Antibiotics represent our bulwark to combat bacterial infections, but the spread of antibiotic resistance compromises their clinical efficacy. Alternatives to conventional antibiotics are urgently needed in order to complement the existing antibacterial arsenal. The macrolide antibiotic azithromycin (AZM) provides a paradigmatic example of an "unconventional" antibacterial drug. Besides its growth-inhibiting activity, AZM displays potent anti-inflammatory properties, as well as antivirulence activity on some intrinsically resistant bacteria, such as Pseudomonas aeruginosa. In this bacterium, the antivirulence activity of AZM mainly relies on its ability to interact with the ribosome, resulting in direct and/or indirect repression of specific subsets of genes involved in virulence, quorum sensing, biofilm formation, and intrinsic antibiotic resistance. Both clinical experience and clinical trials have shown the efficacy of AZM in the treatment of chronic pulmonary infections caused by P. aeruginosa. The aim of this review is to combine results from laboratory studies with evidence from clinical trials in order to unify the information on the in vivo mode of action of AZM in P. aeruginosa infection.

Imperi, F., Leoni, L., Visca, P. (2014). Antivirulence activity of azithromycin in Pseudomonas aeruginosa. FRONTIERS IN MICROBIOLOGY, 5(178) [10.3389/fmicb.2014.00178].

Antivirulence activity of azithromycin in Pseudomonas aeruginosa

Imperi, Francesco;LEONI, Livia;VISCA, PAOLO
2014

Abstract

Antibiotics represent our bulwark to combat bacterial infections, but the spread of antibiotic resistance compromises their clinical efficacy. Alternatives to conventional antibiotics are urgently needed in order to complement the existing antibacterial arsenal. The macrolide antibiotic azithromycin (AZM) provides a paradigmatic example of an "unconventional" antibacterial drug. Besides its growth-inhibiting activity, AZM displays potent anti-inflammatory properties, as well as antivirulence activity on some intrinsically resistant bacteria, such as Pseudomonas aeruginosa. In this bacterium, the antivirulence activity of AZM mainly relies on its ability to interact with the ribosome, resulting in direct and/or indirect repression of specific subsets of genes involved in virulence, quorum sensing, biofilm formation, and intrinsic antibiotic resistance. Both clinical experience and clinical trials have shown the efficacy of AZM in the treatment of chronic pulmonary infections caused by P. aeruginosa. The aim of this review is to combine results from laboratory studies with evidence from clinical trials in order to unify the information on the in vivo mode of action of AZM in P. aeruginosa infection.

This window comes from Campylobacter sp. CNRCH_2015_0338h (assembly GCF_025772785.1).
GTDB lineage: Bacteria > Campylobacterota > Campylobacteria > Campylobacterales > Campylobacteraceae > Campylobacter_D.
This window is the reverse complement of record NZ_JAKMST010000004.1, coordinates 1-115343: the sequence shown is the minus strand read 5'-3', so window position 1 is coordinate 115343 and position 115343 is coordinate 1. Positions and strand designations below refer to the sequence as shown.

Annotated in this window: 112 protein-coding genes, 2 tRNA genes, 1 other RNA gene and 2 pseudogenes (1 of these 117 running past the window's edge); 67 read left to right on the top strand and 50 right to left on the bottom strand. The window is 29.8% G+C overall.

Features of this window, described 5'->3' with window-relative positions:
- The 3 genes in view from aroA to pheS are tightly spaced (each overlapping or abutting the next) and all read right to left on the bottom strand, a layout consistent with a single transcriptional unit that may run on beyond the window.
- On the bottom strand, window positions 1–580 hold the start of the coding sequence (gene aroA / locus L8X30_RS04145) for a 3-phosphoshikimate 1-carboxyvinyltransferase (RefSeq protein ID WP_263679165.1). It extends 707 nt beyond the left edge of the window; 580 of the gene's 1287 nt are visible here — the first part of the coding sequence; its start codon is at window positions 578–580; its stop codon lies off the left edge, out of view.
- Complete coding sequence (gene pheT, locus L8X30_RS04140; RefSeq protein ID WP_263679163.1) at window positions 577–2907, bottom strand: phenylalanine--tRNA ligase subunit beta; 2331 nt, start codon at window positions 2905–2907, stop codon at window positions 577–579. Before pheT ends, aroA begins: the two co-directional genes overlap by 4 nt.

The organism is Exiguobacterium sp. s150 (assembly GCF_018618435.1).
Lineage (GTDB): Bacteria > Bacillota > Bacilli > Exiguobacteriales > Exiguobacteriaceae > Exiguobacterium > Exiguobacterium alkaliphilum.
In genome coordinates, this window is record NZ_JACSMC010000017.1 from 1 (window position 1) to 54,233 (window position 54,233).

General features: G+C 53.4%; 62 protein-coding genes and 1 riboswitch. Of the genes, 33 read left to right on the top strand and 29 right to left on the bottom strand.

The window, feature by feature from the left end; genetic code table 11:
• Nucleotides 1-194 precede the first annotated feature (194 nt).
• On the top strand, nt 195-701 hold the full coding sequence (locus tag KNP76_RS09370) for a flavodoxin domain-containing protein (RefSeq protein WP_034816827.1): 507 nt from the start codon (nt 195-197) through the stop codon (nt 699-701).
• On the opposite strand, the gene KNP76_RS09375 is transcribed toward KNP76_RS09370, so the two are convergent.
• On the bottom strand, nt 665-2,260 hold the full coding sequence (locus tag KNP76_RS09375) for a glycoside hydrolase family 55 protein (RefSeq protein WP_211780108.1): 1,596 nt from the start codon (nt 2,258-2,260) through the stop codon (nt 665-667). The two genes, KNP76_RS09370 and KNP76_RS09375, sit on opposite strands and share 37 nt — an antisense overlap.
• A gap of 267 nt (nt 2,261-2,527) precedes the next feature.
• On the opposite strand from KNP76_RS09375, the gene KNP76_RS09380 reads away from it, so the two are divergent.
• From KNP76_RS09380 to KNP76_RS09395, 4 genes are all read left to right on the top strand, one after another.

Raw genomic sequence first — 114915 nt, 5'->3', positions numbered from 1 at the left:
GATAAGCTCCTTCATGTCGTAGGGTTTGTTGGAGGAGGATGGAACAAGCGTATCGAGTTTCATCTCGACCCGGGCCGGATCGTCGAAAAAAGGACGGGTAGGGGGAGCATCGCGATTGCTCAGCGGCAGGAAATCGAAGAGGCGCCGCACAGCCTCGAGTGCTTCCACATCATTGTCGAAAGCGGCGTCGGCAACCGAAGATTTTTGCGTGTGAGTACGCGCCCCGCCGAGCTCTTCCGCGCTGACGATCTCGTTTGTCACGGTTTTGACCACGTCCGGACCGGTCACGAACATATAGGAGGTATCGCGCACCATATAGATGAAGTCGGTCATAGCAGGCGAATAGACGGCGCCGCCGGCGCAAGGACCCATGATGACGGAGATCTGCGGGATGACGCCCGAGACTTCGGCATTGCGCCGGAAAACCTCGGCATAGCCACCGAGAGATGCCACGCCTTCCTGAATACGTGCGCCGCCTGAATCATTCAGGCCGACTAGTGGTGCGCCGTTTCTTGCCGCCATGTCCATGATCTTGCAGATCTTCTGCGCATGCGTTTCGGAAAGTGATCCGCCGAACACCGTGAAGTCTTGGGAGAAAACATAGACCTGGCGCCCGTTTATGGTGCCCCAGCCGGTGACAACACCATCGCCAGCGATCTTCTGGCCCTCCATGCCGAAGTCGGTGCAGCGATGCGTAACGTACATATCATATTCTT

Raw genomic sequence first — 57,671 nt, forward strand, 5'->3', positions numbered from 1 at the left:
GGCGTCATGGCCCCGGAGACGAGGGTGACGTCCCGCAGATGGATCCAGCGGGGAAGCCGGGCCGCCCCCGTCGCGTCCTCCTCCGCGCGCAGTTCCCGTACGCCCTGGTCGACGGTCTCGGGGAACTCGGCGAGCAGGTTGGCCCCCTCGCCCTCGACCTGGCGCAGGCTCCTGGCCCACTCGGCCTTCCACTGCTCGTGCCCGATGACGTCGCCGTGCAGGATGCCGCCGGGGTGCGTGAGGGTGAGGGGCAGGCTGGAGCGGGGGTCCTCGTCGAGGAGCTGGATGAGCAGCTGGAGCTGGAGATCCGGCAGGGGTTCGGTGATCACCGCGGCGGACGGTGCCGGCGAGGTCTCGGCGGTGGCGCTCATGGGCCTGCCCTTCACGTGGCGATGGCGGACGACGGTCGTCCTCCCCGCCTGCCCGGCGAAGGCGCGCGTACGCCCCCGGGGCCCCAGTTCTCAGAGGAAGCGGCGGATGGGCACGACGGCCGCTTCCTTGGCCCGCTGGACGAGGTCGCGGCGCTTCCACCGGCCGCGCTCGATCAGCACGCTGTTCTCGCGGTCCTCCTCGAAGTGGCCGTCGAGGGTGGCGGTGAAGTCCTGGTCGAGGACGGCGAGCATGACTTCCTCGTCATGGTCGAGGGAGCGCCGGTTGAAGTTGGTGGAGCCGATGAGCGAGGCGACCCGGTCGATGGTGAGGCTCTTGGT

Imperi, F., Leoni, L., Visca, P. (2014). Antivirulence activity of azithromycin in Pseudomonas aeruginosa. FRONTIERS IN MICROBIOLOGY, 5(178) [10.3389/fmicb.2014.00178].
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Utilizza questo identificativo per citare o creare un link a questo documento: https://hdl.handle.net/11590/135034
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